phenol red

Yersinia yersinia at CYBERNEX.NET
Wed Jul 29 21:27:22 EST 1998

Chrystophylax writes,

<Why does media for nitrifying bacteria contain phenol red?
I'm working with nitrifying bacteria.  I've based my media for them on
literature surveys; most media formulas contain phenol red.  Why is this
compound necessary when pH meters are available?  How would phenol red
affect bacteria?

I hate to tell him that I have no idea, can anyone offer any suggestion?>

I'd be curious to know about your experiments and the media formulations 
you're using. I've spent the last year doing zillions of bacterial 
identifications, including many tests for nitrate reduction. To do these 
nitrate reduction tests, I inoculate a tube of nitrate broth, incubate it 
overnight and then add reagents (unless, of course I see bubbles in the 
inverted Durham tube, in which case I know that the organism reduced the 
nitrate to nitrogen) - sulfanilic acid and alpha naphthol. Well, when I 
saw your post here, I looked up the ingredients of nitrate broth, and it 
contains *no* phenol red - only beef extract, peptone and of course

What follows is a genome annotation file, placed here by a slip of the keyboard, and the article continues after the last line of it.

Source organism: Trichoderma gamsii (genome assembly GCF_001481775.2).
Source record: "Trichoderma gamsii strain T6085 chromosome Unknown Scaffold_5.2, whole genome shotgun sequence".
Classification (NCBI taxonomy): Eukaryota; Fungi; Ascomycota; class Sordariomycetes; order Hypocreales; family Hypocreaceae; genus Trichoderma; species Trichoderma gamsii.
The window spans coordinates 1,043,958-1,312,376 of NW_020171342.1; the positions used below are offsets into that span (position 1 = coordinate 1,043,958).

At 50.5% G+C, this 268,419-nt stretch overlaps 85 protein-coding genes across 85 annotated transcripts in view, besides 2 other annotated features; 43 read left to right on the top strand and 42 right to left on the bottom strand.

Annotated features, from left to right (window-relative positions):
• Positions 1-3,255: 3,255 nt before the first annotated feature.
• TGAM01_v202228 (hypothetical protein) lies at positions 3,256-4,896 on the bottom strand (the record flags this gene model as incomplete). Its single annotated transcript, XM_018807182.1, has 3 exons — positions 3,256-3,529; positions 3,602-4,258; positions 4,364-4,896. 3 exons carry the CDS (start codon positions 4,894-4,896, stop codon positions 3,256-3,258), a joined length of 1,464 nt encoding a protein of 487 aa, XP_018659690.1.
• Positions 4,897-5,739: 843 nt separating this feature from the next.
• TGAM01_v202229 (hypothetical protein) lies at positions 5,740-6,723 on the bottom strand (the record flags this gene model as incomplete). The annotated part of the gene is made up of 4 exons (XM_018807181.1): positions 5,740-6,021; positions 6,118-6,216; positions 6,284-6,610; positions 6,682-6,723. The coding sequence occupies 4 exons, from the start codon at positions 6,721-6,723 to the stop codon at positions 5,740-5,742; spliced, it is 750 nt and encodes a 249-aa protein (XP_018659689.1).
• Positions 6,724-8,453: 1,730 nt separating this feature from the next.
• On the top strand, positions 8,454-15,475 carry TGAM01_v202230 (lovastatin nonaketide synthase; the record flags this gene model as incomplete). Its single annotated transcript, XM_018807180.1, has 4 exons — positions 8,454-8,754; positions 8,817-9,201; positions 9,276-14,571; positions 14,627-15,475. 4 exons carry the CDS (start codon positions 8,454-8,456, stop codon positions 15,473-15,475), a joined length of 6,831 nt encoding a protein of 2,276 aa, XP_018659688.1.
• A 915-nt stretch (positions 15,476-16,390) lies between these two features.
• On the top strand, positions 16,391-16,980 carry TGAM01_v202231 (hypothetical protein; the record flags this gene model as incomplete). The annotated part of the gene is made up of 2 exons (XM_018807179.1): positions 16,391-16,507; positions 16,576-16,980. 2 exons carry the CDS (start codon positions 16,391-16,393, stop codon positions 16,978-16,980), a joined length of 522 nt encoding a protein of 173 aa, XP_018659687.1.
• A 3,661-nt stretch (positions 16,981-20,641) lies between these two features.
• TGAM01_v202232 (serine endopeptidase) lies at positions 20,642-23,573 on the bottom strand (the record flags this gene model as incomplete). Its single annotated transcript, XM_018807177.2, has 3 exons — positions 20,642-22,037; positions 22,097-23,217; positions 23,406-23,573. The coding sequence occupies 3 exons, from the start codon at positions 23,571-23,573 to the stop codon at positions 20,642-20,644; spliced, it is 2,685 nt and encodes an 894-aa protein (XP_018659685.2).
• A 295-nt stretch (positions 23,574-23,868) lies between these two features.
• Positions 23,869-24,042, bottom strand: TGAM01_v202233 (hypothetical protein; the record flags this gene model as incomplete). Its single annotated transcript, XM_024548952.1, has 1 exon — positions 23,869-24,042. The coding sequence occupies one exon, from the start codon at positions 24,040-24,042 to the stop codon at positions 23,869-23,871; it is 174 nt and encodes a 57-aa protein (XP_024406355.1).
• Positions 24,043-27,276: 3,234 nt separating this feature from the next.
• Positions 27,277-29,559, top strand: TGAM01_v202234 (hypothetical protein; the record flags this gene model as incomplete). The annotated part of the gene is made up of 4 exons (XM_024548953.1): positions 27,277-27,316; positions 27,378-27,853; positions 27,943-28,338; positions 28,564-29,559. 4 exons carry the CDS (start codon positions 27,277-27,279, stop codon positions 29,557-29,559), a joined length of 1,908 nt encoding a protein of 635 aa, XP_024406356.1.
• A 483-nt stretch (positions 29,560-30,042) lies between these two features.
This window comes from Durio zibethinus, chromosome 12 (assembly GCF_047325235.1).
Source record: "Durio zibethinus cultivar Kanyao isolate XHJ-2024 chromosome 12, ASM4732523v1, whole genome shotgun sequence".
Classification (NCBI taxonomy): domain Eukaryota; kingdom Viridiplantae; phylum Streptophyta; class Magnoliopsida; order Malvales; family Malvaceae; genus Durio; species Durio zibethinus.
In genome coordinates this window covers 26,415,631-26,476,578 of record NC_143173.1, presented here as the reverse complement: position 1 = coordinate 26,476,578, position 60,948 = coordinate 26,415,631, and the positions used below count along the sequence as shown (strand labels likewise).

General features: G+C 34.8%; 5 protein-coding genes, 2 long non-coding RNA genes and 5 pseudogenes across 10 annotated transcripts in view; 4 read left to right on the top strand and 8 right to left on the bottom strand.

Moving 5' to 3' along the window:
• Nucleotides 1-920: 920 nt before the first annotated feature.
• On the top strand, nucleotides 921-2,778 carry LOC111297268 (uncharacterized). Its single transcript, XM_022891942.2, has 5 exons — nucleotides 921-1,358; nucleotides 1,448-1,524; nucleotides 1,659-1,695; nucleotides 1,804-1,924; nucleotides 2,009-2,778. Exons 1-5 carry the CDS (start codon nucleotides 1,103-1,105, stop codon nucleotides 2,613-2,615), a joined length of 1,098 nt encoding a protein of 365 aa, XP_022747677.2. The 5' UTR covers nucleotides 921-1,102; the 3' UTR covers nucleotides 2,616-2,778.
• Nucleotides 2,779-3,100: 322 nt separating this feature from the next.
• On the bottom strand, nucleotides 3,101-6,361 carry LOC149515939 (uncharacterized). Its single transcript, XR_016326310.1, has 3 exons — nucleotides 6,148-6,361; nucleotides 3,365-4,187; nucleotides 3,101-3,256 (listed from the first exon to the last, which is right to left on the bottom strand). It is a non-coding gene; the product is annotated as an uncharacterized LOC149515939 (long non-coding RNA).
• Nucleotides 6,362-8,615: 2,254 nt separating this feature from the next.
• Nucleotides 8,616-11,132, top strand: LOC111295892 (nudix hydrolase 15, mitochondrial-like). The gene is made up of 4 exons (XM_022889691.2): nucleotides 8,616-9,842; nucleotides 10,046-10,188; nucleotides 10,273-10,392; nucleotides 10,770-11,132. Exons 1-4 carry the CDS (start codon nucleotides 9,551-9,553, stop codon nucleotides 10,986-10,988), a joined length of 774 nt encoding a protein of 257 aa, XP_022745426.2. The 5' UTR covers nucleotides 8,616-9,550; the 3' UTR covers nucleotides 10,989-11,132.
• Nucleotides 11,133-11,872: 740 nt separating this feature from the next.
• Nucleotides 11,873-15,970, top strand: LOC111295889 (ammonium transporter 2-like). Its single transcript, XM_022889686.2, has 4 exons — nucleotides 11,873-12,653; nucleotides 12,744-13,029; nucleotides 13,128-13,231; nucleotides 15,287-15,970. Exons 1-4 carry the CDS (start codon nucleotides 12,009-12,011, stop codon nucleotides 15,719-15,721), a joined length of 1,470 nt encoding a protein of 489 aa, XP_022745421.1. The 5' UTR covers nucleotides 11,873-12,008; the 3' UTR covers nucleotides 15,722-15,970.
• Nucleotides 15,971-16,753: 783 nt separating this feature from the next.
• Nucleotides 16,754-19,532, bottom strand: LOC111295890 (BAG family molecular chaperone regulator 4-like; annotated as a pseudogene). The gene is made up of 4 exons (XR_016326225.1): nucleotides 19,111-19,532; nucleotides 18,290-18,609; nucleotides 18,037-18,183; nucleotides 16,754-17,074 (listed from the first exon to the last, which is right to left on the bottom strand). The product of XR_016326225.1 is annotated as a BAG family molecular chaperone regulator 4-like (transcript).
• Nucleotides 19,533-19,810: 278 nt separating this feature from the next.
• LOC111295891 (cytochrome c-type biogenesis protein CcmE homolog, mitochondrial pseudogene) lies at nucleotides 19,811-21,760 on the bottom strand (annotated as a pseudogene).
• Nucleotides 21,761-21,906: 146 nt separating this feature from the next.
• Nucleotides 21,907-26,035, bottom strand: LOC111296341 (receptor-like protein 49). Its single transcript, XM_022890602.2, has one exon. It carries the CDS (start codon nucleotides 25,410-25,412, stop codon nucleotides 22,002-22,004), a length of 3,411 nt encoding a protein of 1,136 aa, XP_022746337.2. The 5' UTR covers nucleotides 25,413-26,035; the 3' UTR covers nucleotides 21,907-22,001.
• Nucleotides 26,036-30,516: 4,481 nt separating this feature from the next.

potassium nitrate.

Like I said, I don't know what experiments you're doing or what you're 
growing your bugs on, but if you want to know about nitrate reduction in 
general, nitrites (a product of nitrate reduction - it goes NO3  to NO2 
to N2) are colorless - but in an acid environment (such as my above 
mentioned nitrate reduction testing, when I add the sulfanilic acid and 
alpha naphthol, they will turn the broth red.

I'm familiar with phenol red as an additive to other media, usually to 
indicate whether or not an organism ferments a sugar to an alcohol to an 
acid, or an alcohol to an acid. Such characteristics are used to make 
identifications of microorganisms. As to why put phenol red in media 
rather than use a pH meter, I would think it's much easier and cleaner to 
look at the plate and see the yellow color than to contaminate a pH 
electrode measuring the pH of a medium containing bacteria just to see if 
the pH is acidic. Besides, I don't think they had pH meters at the time 
these media were originally being formulated.  ;-)

I hope I helped a little, anyway. Good luck with your experiments!


"If you're not part of the solution, you're part of the precipitate."

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